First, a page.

Simplifying multiple feedback control system


Joined Jun 17, 2014
Hi, how can I simplify these three feedbacks in this diagram? Thanks.
Hello there,

It helps a lot if you have a table of simple block diagram reductions. You can look at those and try to apply them to your diagram one at a time.
For example, for moving an input ahead another block you can just repeat the block gain for the input and move it in front of the block and that is one simplification.
For an example for this diagram, you can see that H1 input is connected to G4 output, and if the H1 input was somehow connected to the G4 input instead, it would simplify the H1 G3 loop which could then be later reduced to just one block, thus eliminating H1. To do this, you would simply add another G4 block in series with the input of H1, then connect the input of the new G4 block to the output of G3. That alteration does not modify the transfer function, and it means that now H1 and the new G4 block and be combined with the G3 block to create one block that replaces the G3 block and eliminates H1 entirely. That however is only the first step. After that you need to look for other small reductions that might help eliminate more blocks. In the end you end up with just one set of blocks from input R to output Y and then you can combine them all into just one block from R toY.
The diagram shows the first simplification. You take it from there.

Do a quick search for "Table of block diagram reductions" and you should find a table of several simple reduction diagrams that help enormously with this task.

Alternately, you could look up the algebraic math behind this one of which is called Masons Gain Formula. This is a method that uses only algebra to solve the system and no diagrams. It's about following all the possible signal flow paths and summing them all.

The advantage of the simple block substitution method is it gives you a visual indication of what is going on and it's not too hard to do assume you do not mind redrawing things.
The advantage of Masons Gain Formula is you do not have to keep redrawing things, but you do have to be careful to include every possible signal flow path. If you miss one, you get the wrong result.

Since you can make mistakes with either of these methods, it is best to have a way to test your result. You can do this with a program but you'll have to know how to program in some language but even Basic will suffice. If you are interested I can show you this method too, which is almost fool proof for testing your results. It does not solve the diagrams though, only tests your results against the diagrams to make sure you got the right result. You can also use circuit simulation programs to test.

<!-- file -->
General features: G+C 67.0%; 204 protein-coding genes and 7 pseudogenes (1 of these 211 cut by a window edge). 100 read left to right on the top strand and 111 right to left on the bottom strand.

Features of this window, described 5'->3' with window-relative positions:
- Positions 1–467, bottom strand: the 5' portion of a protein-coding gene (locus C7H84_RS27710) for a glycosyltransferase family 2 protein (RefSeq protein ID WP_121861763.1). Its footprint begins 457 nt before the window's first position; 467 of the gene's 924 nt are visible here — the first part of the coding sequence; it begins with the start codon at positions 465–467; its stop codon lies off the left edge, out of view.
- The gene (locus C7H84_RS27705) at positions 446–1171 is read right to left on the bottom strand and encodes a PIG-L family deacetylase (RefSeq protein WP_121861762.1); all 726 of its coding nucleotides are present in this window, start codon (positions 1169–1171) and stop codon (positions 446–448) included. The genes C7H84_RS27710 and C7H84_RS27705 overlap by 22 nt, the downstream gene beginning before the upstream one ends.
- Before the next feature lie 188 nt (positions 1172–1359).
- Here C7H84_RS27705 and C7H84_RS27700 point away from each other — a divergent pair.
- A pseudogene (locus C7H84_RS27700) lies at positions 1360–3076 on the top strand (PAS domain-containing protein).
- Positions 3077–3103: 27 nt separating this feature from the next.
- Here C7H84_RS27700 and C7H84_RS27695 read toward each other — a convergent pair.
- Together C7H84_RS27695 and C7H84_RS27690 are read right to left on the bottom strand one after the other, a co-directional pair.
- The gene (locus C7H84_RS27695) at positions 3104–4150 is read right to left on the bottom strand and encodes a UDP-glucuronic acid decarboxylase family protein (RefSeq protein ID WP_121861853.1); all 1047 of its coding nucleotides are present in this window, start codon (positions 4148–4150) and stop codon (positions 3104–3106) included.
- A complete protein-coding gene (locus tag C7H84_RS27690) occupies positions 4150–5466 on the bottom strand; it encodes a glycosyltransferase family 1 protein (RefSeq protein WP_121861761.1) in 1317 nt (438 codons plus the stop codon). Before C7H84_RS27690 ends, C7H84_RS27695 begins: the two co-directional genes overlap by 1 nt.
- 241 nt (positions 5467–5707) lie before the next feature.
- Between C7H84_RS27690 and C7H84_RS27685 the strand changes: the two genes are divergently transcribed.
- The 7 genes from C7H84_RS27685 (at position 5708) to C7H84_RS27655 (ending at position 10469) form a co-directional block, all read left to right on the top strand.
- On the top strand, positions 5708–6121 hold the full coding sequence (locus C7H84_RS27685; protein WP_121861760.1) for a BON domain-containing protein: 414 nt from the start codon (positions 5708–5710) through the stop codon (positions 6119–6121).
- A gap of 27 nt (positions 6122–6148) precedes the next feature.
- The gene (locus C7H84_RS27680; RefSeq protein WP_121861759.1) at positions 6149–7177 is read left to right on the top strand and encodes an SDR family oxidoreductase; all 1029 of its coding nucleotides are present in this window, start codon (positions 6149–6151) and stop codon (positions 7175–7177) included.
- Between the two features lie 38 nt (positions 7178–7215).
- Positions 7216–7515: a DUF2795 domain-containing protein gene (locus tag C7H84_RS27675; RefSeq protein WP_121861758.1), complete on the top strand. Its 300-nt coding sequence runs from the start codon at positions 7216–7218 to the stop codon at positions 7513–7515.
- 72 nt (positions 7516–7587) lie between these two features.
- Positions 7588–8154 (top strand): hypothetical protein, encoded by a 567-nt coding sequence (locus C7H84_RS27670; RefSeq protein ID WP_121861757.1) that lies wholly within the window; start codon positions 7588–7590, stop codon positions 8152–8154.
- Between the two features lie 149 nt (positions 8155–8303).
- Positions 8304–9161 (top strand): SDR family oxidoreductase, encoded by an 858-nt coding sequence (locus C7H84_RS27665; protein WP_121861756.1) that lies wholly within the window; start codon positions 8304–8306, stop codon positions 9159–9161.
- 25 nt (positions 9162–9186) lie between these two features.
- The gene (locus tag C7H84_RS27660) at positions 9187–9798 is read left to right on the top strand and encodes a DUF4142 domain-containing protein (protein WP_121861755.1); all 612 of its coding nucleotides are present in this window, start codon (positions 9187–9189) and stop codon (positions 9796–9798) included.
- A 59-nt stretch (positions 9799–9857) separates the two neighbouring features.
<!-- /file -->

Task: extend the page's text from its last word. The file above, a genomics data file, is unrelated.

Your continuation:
Last edited:


Joined Jun 17, 2014
Hello again,

Since there are members here that are interested in this and it has been some time since the TS came back, I can post another part of the solution but it's just another hint really about how to go about this. See the attachment.

You might notice that the second drawing down from the top is a simplification of the drawing just above that, and the third one down is a simplification of the one just before that (the second one), and the fourth drawing is a simplification of the third drawing. This clearly shows how this process simplifies the block diagram. We are now down to just one forward section and two feedback loops when before we had three feedback loops. Now the upper loop can be simplified in the same way, followed by the lower feedback loop, which then results in one forward path. That is then condensed into one expression and we then have the transfer function.

There is another way to do this algebraically without using Mason's rule too.
Notice in the top diagram I have nodes A, B, C, D labeled, and E also and that is the output. Doing that first gives us a purely algebraic solution using simultaneous equations, where each equation is a very simple one to write out.
For example, to get the expression for A we can write:
and for node B we can write:

Those are very simple to write because it requires very little examination of the drawing paths for each equation.
One we have all the equations for A, B, C, D, and E, we can solve them using simultaneous equations and that gives us the solution to every node which of course includes node E which is the one we were after. That expression with be the transfer function.
That's probably the easiest and most error-free way to do it because each equation is so simple to write, and we do not have to keep redrawing everything.
I may be however that your teacher wants you to show your work which may mean making several drawings like that anyway.

Just one more little note.
We could have gone from the second drawing right to the fourth drawing (without G3 included) without needing the third drawing down from the top. We could use a theory from feedback circuits as follows:
where G is the forward path and H is the feedback path.
This is because the feedback path in this case was summed with the input (the lower plus sign). If that sign was a minus sign, then it would be:
so you can see the sign flips.
For a 'summer' it is a minus sign (positive feedback), and for a 'subtractor' it is a plus sign (negative feedback).


Last edited: